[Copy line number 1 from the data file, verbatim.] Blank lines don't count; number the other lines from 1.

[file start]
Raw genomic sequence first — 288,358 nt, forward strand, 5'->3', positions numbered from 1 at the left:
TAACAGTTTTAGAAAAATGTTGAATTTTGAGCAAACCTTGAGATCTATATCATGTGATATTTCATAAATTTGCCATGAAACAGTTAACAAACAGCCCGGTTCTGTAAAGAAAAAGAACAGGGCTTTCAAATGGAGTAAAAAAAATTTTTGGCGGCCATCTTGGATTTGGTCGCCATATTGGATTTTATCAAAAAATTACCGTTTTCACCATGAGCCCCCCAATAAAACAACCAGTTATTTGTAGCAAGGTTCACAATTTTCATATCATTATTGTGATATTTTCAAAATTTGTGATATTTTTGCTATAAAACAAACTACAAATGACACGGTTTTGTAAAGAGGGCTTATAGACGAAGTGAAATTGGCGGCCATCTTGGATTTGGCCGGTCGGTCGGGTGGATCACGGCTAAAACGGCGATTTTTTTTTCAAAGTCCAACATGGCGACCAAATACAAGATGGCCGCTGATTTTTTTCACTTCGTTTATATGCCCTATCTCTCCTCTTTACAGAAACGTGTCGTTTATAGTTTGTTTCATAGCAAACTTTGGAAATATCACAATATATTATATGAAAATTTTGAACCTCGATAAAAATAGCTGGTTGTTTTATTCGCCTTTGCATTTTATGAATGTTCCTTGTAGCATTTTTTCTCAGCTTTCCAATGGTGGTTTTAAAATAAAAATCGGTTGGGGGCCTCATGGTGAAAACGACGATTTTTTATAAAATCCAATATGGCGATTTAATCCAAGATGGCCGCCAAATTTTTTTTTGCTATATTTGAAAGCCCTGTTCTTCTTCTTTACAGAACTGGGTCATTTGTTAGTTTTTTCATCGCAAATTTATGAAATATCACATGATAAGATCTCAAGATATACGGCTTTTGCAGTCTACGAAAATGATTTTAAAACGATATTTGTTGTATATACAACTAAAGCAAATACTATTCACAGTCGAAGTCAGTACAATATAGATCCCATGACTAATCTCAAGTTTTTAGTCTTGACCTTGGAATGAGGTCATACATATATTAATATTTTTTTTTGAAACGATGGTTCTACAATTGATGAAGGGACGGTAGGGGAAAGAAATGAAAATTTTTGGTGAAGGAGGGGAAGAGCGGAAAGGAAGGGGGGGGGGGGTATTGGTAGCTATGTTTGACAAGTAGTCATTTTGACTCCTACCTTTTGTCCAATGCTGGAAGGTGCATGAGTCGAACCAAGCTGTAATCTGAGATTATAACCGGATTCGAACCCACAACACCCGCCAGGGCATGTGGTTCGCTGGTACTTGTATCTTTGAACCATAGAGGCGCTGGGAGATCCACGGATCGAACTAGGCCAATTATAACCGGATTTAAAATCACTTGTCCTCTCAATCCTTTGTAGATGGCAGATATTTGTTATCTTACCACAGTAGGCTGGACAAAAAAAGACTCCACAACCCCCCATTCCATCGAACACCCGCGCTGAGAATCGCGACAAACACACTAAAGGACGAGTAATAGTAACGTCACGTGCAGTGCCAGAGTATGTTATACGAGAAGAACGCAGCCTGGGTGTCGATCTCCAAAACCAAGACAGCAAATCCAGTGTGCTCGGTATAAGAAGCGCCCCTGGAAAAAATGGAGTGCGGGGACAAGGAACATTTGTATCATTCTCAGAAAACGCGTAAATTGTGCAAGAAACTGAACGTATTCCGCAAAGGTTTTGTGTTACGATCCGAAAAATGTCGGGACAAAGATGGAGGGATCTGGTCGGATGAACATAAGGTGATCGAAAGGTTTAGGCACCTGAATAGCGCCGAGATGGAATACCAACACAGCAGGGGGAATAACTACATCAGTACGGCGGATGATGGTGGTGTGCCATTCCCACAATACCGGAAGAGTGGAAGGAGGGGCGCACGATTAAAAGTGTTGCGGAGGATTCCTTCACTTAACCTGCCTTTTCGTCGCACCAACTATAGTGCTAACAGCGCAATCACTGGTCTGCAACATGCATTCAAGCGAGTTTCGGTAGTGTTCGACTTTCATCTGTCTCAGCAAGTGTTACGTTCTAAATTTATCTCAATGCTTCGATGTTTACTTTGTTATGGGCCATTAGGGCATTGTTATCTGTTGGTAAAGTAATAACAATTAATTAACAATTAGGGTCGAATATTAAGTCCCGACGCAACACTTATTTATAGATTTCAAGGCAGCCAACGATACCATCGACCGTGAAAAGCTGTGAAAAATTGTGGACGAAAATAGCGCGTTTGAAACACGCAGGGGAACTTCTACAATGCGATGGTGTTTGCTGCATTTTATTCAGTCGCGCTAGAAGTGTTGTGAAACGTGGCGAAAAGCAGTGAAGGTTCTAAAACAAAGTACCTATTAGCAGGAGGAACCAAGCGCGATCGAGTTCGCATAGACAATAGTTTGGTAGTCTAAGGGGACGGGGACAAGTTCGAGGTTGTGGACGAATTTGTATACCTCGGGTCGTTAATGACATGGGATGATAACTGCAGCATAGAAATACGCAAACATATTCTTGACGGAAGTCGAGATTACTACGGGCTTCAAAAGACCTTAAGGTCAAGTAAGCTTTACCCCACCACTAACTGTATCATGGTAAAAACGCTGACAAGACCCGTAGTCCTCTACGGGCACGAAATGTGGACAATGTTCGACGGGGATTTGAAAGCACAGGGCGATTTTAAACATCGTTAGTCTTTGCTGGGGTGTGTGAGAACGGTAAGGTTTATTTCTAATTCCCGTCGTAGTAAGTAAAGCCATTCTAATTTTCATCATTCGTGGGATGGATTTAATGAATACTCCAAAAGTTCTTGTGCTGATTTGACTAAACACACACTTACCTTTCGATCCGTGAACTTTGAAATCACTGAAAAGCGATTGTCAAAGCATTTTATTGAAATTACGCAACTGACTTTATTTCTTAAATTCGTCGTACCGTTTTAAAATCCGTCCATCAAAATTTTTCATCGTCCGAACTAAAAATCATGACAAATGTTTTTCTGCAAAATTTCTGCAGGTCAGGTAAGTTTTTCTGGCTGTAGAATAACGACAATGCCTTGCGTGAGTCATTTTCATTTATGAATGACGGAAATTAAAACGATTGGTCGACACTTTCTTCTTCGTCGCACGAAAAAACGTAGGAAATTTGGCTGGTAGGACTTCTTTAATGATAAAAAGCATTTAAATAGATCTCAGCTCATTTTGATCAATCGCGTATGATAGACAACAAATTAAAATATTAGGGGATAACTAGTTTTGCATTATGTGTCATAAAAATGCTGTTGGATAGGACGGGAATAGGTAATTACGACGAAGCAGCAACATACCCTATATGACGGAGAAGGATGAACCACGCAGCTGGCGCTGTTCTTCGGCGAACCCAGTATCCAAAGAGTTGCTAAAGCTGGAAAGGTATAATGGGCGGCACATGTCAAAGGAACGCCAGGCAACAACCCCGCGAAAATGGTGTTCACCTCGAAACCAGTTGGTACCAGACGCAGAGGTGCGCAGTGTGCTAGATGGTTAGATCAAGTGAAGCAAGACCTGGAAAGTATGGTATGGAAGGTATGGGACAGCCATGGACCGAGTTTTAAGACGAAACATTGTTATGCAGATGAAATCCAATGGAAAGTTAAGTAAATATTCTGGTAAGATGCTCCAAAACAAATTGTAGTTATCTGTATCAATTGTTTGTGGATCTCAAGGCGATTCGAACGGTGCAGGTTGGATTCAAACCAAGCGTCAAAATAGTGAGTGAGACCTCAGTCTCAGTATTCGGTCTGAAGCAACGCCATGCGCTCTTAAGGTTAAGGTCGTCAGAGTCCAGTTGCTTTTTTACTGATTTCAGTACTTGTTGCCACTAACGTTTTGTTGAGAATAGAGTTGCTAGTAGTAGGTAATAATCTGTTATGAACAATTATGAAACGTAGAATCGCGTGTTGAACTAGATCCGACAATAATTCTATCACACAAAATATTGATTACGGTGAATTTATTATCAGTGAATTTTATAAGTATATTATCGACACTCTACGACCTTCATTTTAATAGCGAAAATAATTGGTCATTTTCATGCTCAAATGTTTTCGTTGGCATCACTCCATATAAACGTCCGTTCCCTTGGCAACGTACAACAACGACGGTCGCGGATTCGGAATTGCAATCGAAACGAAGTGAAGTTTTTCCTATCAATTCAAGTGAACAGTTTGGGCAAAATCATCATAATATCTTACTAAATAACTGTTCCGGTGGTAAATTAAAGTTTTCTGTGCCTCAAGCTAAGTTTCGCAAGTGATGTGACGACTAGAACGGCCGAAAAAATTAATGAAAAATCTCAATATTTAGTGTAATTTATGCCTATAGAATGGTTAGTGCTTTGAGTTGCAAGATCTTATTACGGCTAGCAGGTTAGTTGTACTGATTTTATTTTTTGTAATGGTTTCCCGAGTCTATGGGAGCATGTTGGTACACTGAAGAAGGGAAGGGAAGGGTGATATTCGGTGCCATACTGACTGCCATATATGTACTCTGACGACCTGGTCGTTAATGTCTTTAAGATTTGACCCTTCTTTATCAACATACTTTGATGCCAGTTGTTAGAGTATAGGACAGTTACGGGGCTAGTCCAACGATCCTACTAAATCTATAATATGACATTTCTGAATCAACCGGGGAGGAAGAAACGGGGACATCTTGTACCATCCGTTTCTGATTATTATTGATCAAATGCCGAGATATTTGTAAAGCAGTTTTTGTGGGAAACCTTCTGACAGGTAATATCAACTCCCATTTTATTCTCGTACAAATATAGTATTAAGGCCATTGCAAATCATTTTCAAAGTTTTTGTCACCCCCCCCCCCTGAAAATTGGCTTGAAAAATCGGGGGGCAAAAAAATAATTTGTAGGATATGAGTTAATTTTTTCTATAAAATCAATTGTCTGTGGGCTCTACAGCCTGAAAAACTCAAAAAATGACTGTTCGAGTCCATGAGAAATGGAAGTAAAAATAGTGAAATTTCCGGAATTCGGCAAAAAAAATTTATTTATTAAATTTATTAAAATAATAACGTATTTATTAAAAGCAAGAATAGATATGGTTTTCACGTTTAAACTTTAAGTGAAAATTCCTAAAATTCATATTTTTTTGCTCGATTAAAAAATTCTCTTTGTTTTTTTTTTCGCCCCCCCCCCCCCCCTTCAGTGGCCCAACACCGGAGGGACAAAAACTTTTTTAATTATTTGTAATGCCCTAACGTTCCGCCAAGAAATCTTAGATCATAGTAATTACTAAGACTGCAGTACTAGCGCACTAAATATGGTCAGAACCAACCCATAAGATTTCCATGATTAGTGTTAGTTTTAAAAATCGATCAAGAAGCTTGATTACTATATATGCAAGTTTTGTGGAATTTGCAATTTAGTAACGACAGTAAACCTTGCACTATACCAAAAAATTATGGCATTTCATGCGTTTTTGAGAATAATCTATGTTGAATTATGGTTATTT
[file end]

Raw genomic sequence first — 288,358 nt, forward strand, 5'->3', positions numbered from 1 at the left: